The Labour party has not agreed on much since 2010. Understandably following such a long stint in power, a lot of time has been spent contesting ‘lessons learned’ and ‘where to from now’. One area where there has been broad agreement, though, is on the virtue of Co-ops, mutuals and other community-based models of ownership. This not only formed the bedrock of Blue Labour thinking, but featured in the Red Book, the Purple Book, Compass and Fabian literature. Warm words from cosy seminar rooms are one thing, however – but do we actually believe in this stuff? If so, there is a fight going on, in a tiny corner of England, which offers the chance to turn theory into practice.
The port of Dover a key strategic hub in the region, hosting a number of small and large businesses (mostly ferry companies) and enabling the movement of goods and people across our border. Since 1604 it has been the source of stable and secure employment for thousands of men and women in the local area – from stevedores to electricians - while other industries have deteriorated or declined around it. The dock is deeply embedded in both the local and national economy, facilitating trade, transport and acting as a ‘gateway’ to Britain. It has come to form as integral a part of the community as the famous white cliffs which it neighbours.
Now, though, it is on the verge of privatisation. The Government is gearing up to sell it to the highest bidder, with a number of multinational private equity companies looming. We already have a prelude for what this will mean, as current administrators ‘fatten the pig for market day’. Jobs have been cut, wages slashed, skilled port workers put on zero-hour contracts; all to push down costs with a view to showcase the profits that potential bidders could line their shareholders pockets with.
As well as an affront to years of history, private ownership would likely be a horribly inefficient way to run the port. There is no evidence that it would improve the way it’s operated. That’s why ferry companies are so opposed to privatisation, and 97% of the town voted against it in a referendum last year. From the bidder’s perspective, it is simply about turning a huge profit on a ‘service’ they will have a natural monopoly over (it’s rather hard to ‘marketise’ this industry unless you want to give Dover citizen the right to set up their own shipping port…). For the Government, it is merely about a short-term boost to Treasury coffers – but even that would be lost in the long-term damage on jobs and demand.
Just as there is nothing ‘modernising’ or progressive about this, neither is there anything inevitable about it. The one group standing between a Tory government set on selling off the family silver, and the grateful arms of an overseas corporation, is ’Dover Forever England’. A coalition of groups that includes supporters of state ownership as well as the community-owned Dover People’s Port Trust, they are looking to stage a fight back on a scale we saw around the proposed sale ofBritain’s forests.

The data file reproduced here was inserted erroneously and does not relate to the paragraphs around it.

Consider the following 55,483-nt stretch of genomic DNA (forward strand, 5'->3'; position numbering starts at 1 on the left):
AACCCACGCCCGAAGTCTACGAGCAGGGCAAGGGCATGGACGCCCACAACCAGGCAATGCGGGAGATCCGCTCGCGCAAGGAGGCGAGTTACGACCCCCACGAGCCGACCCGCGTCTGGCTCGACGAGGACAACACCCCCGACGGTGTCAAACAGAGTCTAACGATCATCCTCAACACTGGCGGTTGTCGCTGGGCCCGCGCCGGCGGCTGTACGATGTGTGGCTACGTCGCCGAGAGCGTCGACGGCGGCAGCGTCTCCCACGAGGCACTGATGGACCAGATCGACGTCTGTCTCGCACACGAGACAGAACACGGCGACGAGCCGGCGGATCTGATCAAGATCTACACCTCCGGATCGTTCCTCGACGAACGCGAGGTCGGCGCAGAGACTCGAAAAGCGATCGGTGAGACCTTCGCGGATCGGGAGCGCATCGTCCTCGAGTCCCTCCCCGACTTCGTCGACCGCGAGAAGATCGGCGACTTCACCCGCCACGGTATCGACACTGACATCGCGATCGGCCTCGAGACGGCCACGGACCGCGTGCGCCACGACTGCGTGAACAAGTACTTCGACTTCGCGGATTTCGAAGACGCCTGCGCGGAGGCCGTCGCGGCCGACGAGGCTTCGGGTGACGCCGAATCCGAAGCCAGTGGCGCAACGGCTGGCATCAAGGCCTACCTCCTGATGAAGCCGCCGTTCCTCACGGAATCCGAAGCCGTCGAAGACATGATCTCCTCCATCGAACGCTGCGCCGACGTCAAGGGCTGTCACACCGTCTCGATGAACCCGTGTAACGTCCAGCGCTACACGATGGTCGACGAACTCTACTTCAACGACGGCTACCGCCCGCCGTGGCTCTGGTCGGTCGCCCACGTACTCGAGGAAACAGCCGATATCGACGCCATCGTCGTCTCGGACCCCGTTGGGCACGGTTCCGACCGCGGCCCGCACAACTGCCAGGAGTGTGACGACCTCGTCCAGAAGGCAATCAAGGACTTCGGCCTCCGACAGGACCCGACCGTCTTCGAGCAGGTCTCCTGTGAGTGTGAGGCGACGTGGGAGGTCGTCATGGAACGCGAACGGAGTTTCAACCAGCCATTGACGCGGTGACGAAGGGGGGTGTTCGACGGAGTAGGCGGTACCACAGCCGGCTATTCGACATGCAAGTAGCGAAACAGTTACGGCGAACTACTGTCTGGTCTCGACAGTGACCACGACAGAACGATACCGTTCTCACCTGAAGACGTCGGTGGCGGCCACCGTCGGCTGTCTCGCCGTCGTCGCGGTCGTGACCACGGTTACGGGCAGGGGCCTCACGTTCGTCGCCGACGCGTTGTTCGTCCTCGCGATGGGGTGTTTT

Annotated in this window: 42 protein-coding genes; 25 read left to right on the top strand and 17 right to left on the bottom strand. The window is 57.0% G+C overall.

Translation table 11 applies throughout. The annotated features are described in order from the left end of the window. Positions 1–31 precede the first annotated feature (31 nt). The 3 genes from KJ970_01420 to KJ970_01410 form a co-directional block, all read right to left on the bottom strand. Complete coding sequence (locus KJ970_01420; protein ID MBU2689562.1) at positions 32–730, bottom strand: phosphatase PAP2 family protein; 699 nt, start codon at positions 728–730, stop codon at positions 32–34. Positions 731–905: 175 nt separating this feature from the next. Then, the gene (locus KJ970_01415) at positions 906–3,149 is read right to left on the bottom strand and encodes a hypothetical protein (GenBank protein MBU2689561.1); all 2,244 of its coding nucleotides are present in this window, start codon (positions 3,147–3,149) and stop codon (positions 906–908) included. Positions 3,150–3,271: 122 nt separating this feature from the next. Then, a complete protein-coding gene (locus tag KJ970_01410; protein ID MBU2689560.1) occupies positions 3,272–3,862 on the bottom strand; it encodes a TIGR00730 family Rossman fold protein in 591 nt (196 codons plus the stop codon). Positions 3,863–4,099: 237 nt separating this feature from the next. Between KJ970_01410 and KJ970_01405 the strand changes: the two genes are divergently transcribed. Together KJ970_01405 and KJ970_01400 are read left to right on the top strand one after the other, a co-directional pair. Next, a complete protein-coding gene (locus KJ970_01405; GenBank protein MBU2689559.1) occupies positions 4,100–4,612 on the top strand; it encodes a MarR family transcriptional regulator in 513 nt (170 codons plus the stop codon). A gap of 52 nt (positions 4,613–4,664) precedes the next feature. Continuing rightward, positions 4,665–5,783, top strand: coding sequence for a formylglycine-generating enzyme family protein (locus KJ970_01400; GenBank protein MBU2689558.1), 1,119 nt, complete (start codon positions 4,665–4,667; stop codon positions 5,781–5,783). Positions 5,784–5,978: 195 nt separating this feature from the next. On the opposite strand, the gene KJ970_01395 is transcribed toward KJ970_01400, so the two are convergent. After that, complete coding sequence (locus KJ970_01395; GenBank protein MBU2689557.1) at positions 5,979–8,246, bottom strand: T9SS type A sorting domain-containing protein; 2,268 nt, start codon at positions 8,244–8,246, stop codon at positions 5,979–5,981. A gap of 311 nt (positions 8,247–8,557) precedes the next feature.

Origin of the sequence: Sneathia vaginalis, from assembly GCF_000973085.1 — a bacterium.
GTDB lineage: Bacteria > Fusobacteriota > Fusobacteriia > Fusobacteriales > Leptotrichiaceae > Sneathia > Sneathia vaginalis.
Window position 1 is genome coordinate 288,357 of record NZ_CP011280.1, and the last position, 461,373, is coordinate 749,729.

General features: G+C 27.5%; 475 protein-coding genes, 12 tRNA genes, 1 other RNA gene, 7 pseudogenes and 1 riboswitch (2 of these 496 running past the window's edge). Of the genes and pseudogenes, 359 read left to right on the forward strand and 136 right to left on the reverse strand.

But the Trust are not just opposing the privatisation of the port, they have come up with a detailed, coherent alternative. They plan to buy it from the government, and run it in partnership withDovercitizens, employees, port users, local businesses and local authorities. In other words, the port would be put in the hands of the people, locked away forever from bean-counters inWhitehallor transnational business elites. Revenue would be spent on jobs and infrastructure, not shareholders.
As well as an alliance of citizens, workers and businesses people, the Trust has teamed up with both Labour and Conservative MPs and councillors to stand against privatisation: the embodiment of the ‘Big Society’ Cameron professes to believe in. Sadly, though, if there’s cross-party consensus pushing for an alternative to the sell-off, there is also an uncomfortable degree of continuity on the other side of the argument. The idea of selling off the port originated under the Brown government, highlighting an instinct among many of our political leaders that most things are better run privately – an assumption that has disfigured much policy on public services, industry and the economy for over thirty years. An alternative to it – and in my view the idea that everything should be controlled bureaucratically, top down fromWhitehall– is desperately needed. Though it may appear to be just a local scrap, the fate of theportofDoveris a crucial battle in a much larger war, with huge implications.
That’s why everyone on the left – and groups within Labour who have identified the crucial role community ownership can play in breaking with the past – should give their support to the campaign, do what they can to get involved or spread the word about it. Only this way can the Government be forced to listen, stop the sale – and hopefully hand the port over to the people of Dover.
The Government is set to decide on the port’s fate and whether to put it out to auction in the next few weeks. Ahead of this there is a big campaign meeting tomorrow (8th September), 11am at Pencester Gardens in Dover. If you can’t make it, then you can share articles about the campaign (Patrick Macfarlane at Progress, Tristram Hunt or Julian Baggini are good places to start), sign up to the Facebook group or donate to the Trust through its website, to play a part in the vital effort keep Dover forever England.